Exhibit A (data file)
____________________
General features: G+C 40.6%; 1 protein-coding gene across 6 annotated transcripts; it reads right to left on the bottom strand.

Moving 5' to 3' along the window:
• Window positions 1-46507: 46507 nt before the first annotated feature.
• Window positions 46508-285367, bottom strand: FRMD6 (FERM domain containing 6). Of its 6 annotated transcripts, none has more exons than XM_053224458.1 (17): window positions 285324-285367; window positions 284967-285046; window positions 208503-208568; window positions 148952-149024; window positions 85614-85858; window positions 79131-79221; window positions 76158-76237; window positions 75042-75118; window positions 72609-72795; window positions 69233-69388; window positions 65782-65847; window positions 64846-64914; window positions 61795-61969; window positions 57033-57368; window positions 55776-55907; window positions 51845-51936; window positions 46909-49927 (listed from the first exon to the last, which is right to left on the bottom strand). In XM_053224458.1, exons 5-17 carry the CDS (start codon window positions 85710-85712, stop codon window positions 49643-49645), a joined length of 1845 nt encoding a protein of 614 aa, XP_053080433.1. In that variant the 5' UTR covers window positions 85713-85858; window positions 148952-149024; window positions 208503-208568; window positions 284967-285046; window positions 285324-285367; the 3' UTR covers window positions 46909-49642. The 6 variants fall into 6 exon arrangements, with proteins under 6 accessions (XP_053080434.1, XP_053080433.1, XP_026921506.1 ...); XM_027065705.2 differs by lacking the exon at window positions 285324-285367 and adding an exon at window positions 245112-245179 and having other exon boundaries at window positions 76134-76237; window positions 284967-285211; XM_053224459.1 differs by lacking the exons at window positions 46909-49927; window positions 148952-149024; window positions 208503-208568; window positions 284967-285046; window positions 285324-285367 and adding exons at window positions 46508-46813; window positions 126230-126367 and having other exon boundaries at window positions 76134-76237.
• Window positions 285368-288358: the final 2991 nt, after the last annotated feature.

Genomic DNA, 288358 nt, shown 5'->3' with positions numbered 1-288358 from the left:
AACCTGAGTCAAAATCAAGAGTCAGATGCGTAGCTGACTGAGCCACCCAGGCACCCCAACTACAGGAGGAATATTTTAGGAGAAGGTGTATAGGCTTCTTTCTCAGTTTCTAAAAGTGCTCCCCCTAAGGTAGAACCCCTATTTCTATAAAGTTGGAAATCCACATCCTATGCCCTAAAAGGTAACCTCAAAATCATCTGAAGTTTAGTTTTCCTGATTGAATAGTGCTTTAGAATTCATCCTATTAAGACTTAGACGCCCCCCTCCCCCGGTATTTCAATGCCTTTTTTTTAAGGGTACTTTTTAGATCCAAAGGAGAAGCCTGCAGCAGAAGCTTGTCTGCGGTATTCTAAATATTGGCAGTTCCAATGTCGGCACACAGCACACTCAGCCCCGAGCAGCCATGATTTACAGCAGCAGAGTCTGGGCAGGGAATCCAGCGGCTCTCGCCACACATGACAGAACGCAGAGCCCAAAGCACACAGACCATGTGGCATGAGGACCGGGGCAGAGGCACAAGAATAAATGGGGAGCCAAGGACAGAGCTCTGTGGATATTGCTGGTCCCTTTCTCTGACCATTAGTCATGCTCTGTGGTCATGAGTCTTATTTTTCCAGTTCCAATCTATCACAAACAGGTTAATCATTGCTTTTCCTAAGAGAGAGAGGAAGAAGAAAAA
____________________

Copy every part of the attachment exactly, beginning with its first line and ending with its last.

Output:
General features: G+C 40.6%; 1 protein-coding gene across 6 annotated transcripts; it reads right to left on the bottom strand.

Moving 5' to 3' along the window:
• Window positions 1-46507: 46507 nt before the first annotated feature.
• Window positions 46508-285367, bottom strand: FRMD6 (FERM domain containing 6). Of its 6 annotated transcripts, none has more exons than XM_053224458.1 (17): window positions 285324-285367; window positions 284967-285046; window positions 208503-208568; window positions 148952-149024; window positions 85614-85858; window positions 79131-79221; window positions 76158-76237; window positions 75042-75118; window positions 72609-72795; window positions 69233-69388; window positions 65782-65847; window positions 64846-64914; window positions 61795-61969; window positions 57033-57368; window positions 55776-55907; window positions 51845-51936; window positions 46909-49927 (listed from the first exon to the last, which is right to left on the bottom strand). In XM_053224458.1, exons 5-17 carry the CDS (start codon window positions 85710-85712, stop codon window positions 49643-49645), a joined length of 1845 nt encoding a protein of 614 aa, XP_053080433.1. In that variant the 5' UTR covers window positions 85713-85858; window positions 148952-149024; window positions 208503-208568; window positions 284967-285046; window positions 285324-285367; the 3' UTR covers window positions 46909-49642. The 6 variants fall into 6 exon arrangements, with proteins under 6 accessions (XP_053080434.1, XP_053080433.1, XP_026921506.1 ...); XM_027065705.2 differs by lacking the exon at window positions 285324-285367 and adding an exon at window positions 245112-245179 and having other exon boundaries at window positions 76134-76237; window positions 284967-285211; XM_053224459.1 differs by lacking the exons at window positions 46909-49927; window positions 148952-149024; window positions 208503-208568; window positions 284967-285046; window positions 285324-285367 and adding exons at window positions 46508-46813; window positions 126230-126367 and having other exon boundaries at window positions 76134-76237.
• Window positions 285368-288358: the final 2991 nt, after the last annotated feature.

Genomic DNA, 288358 nt, shown 5'->3' with positions numbered 1-288358 from the left:
AACCTGAGTCAAAATCAAGAGTCAGATGCGTAGCTGACTGAGCCACCCAGGCACCCCAACTACAGGAGGAATATTTTAGGAGAAGGTGTATAGGCTTCTTTCTCAGTTTCTAAAAGTGCTCCCCCTAAGGTAGAACCCCTATTTCTATAAAGTTGGAAATCCACATCCTATGCCCTAAAAGGTAACCTCAAAATCATCTGAAGTTTAGTTTTCCTGATTGAATAGTGCTTTAGAATTCATCCTATTAAGACTTAGACGCCCCCCTCCCCCGGTATTTCAATGCCTTTTTTTTAAGGGTACTTTTTAGATCCAAAGGAGAAGCCTGCAGCAGAAGCTTGTCTGCGGTATTCTAAATATTGGCAGTTCCAATGTCGGCACACAGCACACTCAGCCCCGAGCAGCCATGATTTACAGCAGCAGAGTCTGGGCAGGGAATCCAGCGGCTCTCGCCACACATGACAGAACGCAGAGCCCAAAGCACACAGACCATGTGGCATGAGGACCGGGGCAGAGGCACAAGAATAAATGGGGAGCCAAGGACAGAGCTCTGTGGATATTGCTGGTCCCTTTCTCTGACCATTAGTCATGCTCTGTGGTCATGAGTCTTATTTTTCCAGTTCCAATCTATCACAAACAGGTTAATCATTGCTTTTCCTAAGAGAGAGAGGAAGAAGAAAAA